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Belichick on The Big Show, 11/16

11.16.09 at 5:38 pm ET
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Bill Belichick stopped in with The Big Show crew Monday afternoon to talk about last night’s loss to the Colts. He was asked whether the decision to go for it on fourth-and-2 from his own 28-yard-line in the fourth quarter while the Pats led, 34-28, was the right one in that situation. Belichick did not hesistate.

“Yeah, absolutely,” he said.

Following is a transcript. To hear the interview, check out The Big Show audio on demand page.

On the fourth-and-2 play:

Basically it came down to if we had made that play we would have been able to run out all or most of the clock. We didn’t need very much, we felt good about the play. I’ve been on the other side of that one, that’s basically where we were in the AFC championship game. Done it both ways. We tried to win the game on that play, it didn’t work out.

How much do you take into consideration of playing out the rest of the game [by punting]?

I don’t know. That is the situation. It’s fourth-and-2, if you make that play then you can end the game, vs. giving them the ball back with time and timeouts, and kind of letting them have control of the game. So, that’s what we elected to do.

How much was it the fatigue of the defense?

More of a question of making one play to win vs. giving them the ball in the two-minute situation and being on the other end of it.

Can you take us through as much of the sideline conversation before the fourth down as you can? Was it deciding on a play?

We had the play, and that’s what we wanted to do in that situation. We were spread out, it gave us some options. Tom [Brady] went to Kevin [Faulk], one of our best receivers, two of our best players, and it was just a couple of inches short.

Was [Randy] Moss supposed to bump the receiver?

No, it was a crossing route. Moss came inside, Faulk went outside.

They really jumped on that. Did you anticipate that type of coverage?

We figured it would be tight coverage, sure, third-and-short, fourth-and-short, sure.

They brought the house on that. How many did they blitz?

Well, we were in an empty backfield, so they brought six and they covered our five with their five. That wasn’t really an issue. The ball was going to come out quick. We knew we weren’t going to holding the ball on fourth-and-2.

How much did the fact that you had no timeouts play into it?

It didn’t really have anything to do with it. At that point we were ahead in the game. We weren’t really thinking about saving our timeouts. We were trying to get a first down and basically run out the clock. We were a lot more concerned with our execution, and making sure that we had things as right as we could have them at that point in time. When you have a lead with two minutes to go, you’re not really thinking about, ‘Let’s keep all of our timeouts.’ That wasn’t a big priority.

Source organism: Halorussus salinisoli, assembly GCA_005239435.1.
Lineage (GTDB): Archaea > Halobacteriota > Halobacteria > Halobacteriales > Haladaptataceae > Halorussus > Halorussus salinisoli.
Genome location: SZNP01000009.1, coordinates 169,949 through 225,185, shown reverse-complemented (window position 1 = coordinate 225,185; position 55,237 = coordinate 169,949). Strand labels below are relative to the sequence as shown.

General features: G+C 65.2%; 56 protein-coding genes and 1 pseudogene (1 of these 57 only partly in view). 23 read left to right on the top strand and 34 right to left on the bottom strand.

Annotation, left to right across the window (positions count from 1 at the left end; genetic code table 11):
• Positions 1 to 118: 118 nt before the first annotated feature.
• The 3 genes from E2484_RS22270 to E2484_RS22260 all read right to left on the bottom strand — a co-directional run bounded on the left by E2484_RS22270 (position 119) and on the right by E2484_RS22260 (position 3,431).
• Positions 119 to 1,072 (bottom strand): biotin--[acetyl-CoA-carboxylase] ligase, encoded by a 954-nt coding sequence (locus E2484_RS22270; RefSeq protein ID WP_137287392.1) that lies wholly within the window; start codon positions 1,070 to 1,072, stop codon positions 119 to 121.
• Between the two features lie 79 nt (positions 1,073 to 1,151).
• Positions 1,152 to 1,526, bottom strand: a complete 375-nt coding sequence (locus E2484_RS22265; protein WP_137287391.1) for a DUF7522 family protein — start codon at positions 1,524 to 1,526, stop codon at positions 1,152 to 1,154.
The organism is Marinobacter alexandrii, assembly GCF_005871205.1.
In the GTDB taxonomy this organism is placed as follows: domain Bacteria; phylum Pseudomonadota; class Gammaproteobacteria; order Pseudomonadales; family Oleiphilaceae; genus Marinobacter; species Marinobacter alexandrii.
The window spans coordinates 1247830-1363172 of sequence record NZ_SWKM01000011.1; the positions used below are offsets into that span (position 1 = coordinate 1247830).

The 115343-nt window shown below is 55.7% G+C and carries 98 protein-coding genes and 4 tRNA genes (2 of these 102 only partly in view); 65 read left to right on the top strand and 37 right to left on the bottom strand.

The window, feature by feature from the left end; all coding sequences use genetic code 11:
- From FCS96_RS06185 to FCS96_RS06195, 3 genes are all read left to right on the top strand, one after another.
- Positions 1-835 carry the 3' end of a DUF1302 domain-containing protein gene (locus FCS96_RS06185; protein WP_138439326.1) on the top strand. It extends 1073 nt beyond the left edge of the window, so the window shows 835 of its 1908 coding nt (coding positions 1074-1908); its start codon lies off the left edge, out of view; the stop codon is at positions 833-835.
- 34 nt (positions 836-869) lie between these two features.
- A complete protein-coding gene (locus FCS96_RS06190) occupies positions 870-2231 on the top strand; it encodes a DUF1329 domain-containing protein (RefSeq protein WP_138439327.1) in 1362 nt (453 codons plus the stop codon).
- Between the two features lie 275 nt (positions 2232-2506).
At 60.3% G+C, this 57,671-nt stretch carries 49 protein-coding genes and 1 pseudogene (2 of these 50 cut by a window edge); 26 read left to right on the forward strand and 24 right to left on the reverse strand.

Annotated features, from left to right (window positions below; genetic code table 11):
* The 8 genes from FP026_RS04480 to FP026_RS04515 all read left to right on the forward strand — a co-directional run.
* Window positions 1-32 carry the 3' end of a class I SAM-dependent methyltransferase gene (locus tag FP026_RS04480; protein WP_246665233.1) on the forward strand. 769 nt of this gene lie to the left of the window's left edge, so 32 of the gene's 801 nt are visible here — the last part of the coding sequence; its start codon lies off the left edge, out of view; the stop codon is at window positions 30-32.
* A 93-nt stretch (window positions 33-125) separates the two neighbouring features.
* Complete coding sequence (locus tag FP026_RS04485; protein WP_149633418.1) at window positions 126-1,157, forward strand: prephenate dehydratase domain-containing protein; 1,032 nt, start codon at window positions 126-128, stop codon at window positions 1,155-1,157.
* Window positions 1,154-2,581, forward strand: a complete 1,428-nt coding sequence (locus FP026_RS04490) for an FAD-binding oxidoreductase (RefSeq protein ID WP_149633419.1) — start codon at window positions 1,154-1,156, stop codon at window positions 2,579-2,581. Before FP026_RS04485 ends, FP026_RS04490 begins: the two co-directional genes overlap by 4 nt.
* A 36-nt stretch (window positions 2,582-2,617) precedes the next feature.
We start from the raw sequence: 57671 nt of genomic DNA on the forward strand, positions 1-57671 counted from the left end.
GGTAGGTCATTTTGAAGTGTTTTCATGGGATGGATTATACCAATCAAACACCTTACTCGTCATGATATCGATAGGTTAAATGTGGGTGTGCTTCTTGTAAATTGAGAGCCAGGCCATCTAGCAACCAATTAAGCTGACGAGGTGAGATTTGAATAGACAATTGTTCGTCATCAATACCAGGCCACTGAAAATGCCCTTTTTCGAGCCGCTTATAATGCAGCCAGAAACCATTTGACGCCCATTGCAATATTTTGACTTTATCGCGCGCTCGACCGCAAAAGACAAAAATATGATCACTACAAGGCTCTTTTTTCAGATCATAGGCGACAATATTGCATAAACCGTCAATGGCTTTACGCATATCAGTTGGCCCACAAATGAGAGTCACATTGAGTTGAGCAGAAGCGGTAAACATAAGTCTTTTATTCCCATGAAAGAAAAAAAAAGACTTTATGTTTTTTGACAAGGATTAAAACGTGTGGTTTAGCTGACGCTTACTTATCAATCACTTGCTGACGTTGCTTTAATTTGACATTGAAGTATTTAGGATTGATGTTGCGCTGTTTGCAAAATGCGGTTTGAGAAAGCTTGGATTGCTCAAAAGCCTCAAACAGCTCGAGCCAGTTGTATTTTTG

[After turning over the ball], did you ever think about the possibility of allowing them to score at that point, to give them the lead?

No, not really, I think you make them earn the winning touchdown. We were up there a few years ago and held them on the 1-yeard line at the end of the game. So, no, I think you make them earn that.

Do you punt that ball against a lesser quarterback and a lesser offense?

I don’t know, you get one chance on those in the game, and that was the game yesterday, and that’s what we did. If it was a different situation against a different team, a different score, I don’t know.

The fact that it was Peyton Manning and he just ripped off a couple of quick drives, that had to play into your thinking some?

Like I said, I think the main thing was, we had fourth-and-2, we’re playing well offensively, we’ve got a lot of good options on the play, we’ve got a good quarterback, we’ve got good receivers, we protected him pretty well, and we thought we could pick it up.

Was that the first option, Faulk?

In that coverage, yeah.

Would you have made the same call if the AFC title was on the line?

Again, the only thing I can answer is what happened yesterday. That was the situation, and that’s what we did.

After the Colts got the ball on downs at the 29, did you think about blitzing more or applying more pressure?

We tried to play our best calls. They hit Clark on the first play. That one hurt us. That got them close.
Then they ran the ball and it was inside the five. We certainly could have done a little better job defensively than what we did. But we didn’t.

Were you using double coverage on Dallas Clark throughout the game?

We had over the top coverage on Clark and Wayne just about the whole game, or a good part of the game, I should say.

You also went for it on fourth down late in the third quarter against Atlanta from your own 24. If there any place on the field where you say you simply can’t go for it on fourth down if you think you can close out a game?

I don’t know. Each situation is different.

I’d have to evaluate the situation, the game, the play, the defense. Everything is different.

There’s not a generic answer to that question. I’d just say that whatever the decisions are, whatever decision I make, is what I feel is best for our football team and gives us the best chance to win. That’s based on a whole number of things. I don’t even know what they all are. They all could change from game to game, situation to situation.